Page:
OK: The team, we’re not used to not being in the finals. In Columbus, I think my injury affected that, but other tournaments, we’ve been to semifinals where we should have been to the finals a few times, and I think that affected our confidence. It’s hard when you’re used to winning, and start going out in semifinals. It’s weird to say that, but it takes a hit to your confidence. I don’t know. We’re trying to work as hard as possible on it. The only thing that’s going to get our confidence back is a final appearance or a win. Then I think it’ll be easier from there.

VN: What was that injury like and the rehab? What was the moment you realized it was something you weren’t gonna be able to play through?

OK: I took the decision at MLG Columbus that I’m not gonna play more because I can’t play like this, and then I went back home and I went to a lot of doctors, to laser therapy. I’ve been to like 20, 30 different places. I’ve done a lot of different things, but nothing has really made it how it was before. But it’s getting more and more playable as things go on. I think the best thing is going to the gym and doing some rehab stuff. It’s not the same as before, but I’m going to be able to get back to how I was before. Right now, I feel like I can play as good as that. I just need to get my confidence back.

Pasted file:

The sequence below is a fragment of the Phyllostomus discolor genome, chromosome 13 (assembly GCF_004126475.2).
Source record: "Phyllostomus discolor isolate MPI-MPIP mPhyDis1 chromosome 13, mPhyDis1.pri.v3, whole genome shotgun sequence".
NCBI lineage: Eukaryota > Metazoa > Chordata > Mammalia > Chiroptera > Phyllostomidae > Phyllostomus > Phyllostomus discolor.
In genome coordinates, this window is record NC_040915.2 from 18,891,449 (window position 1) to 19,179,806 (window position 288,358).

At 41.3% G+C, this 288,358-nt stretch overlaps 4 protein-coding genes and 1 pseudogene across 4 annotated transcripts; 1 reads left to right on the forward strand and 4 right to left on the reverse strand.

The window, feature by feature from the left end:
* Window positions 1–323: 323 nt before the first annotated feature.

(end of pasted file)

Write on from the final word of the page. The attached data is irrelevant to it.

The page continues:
VN: It’s funny because GuardiaN said the exact same thing about his injury and not being the same as before. Is something like that scary to think about?

OK: At the start, it affected me mentally. But when I got to a point where I believe 100 percent that I can get back to where I was before, I just need the confidence. It doesn’t affect me that much mentally. Getting that confidence and being more and more relaxed. I just need to grind and it will come back. And it’s coming back. I do more and more stuff as the time goes on.

VN: I’m not sure there’s a way to prove that this would have caused your injury or any injury, really. But there are so many more tournaments than there used to be. Do you think that had any effect on your wrist? Is that bothersome?

OK: I have no idea. Before this happened, I know that pronax had some problems before and I was thinking “That’s never gonna happen to me.” Of course, we play so many tournaments. But at the same time, if we didn’t play so many tournaments, I would probably be, if I didn’t have the injury, I would probably play even more at home. It’s probably a combination of me playing too much and not doing so much training outside of the game. I need to do more physical training.